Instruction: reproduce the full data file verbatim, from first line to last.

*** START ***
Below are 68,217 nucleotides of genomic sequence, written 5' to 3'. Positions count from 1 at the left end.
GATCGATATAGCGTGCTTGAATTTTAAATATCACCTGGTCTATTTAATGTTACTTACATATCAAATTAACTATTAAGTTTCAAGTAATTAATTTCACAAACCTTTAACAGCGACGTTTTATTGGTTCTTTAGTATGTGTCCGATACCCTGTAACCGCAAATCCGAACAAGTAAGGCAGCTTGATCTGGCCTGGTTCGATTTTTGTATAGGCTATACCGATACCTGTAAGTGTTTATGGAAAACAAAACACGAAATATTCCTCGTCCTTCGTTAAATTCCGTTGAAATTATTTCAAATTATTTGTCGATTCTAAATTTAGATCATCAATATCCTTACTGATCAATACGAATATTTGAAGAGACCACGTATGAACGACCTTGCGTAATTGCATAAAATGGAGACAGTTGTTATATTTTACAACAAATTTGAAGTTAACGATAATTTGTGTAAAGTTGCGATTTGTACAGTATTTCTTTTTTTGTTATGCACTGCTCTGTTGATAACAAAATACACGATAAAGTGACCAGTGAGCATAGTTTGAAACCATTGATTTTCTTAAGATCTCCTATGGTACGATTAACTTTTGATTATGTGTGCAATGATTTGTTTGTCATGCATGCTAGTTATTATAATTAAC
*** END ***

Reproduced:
Below are 68,217 nucleotides of genomic sequence, written 5' to 3'. Positions count from 1 at the left end.
GATCGATATAGCGTGCTTGAATTTTAAATATCACCTGGTCTATTTAATGTTACTTACATATCAAATTAACTATTAAGTTTCAAGTAATTAATTTCACAAACCTTTAACAGCGACGTTTTATTGGTTCTTTAGTATGTGTCCGATACCCTGTAACCGCAAATCCGAACAAGTAAGGCAGCTTGATCTGGCCTGGTTCGATTTTTGTATAGGCTATACCGATACCTGTAAGTGTTTATGGAAAACAAAACACGAAATATTCCTCGTCCTTCGTTAAATTCCGTTGAAATTATTTCAAATTATTTGTCGATTCTAAATTTAGATCATCAATATCCTTACTGATCAATACGAATATTTGAAGAGACCACGTATGAACGACCTTGCGTAATTGCATAAAATGGAGACAGTTGTTATATTTTACAACAAATTTGAAGTTAACGATAATTTGTGTAAAGTTGCGATTTGTACAGTATTTCTTTTTTTGTTATGCACTGCTCTGTTGATAACAAAATACACGATAAAGTGACCAGTGAGCATAGTTTGAAACCATTGATTTTCTTAAGATCTCCTATGGTACGATTAACTTTTGATTATGTGTGCAATGATTTGTTTGTCATGCATGCTAGTTATTATAATTAAC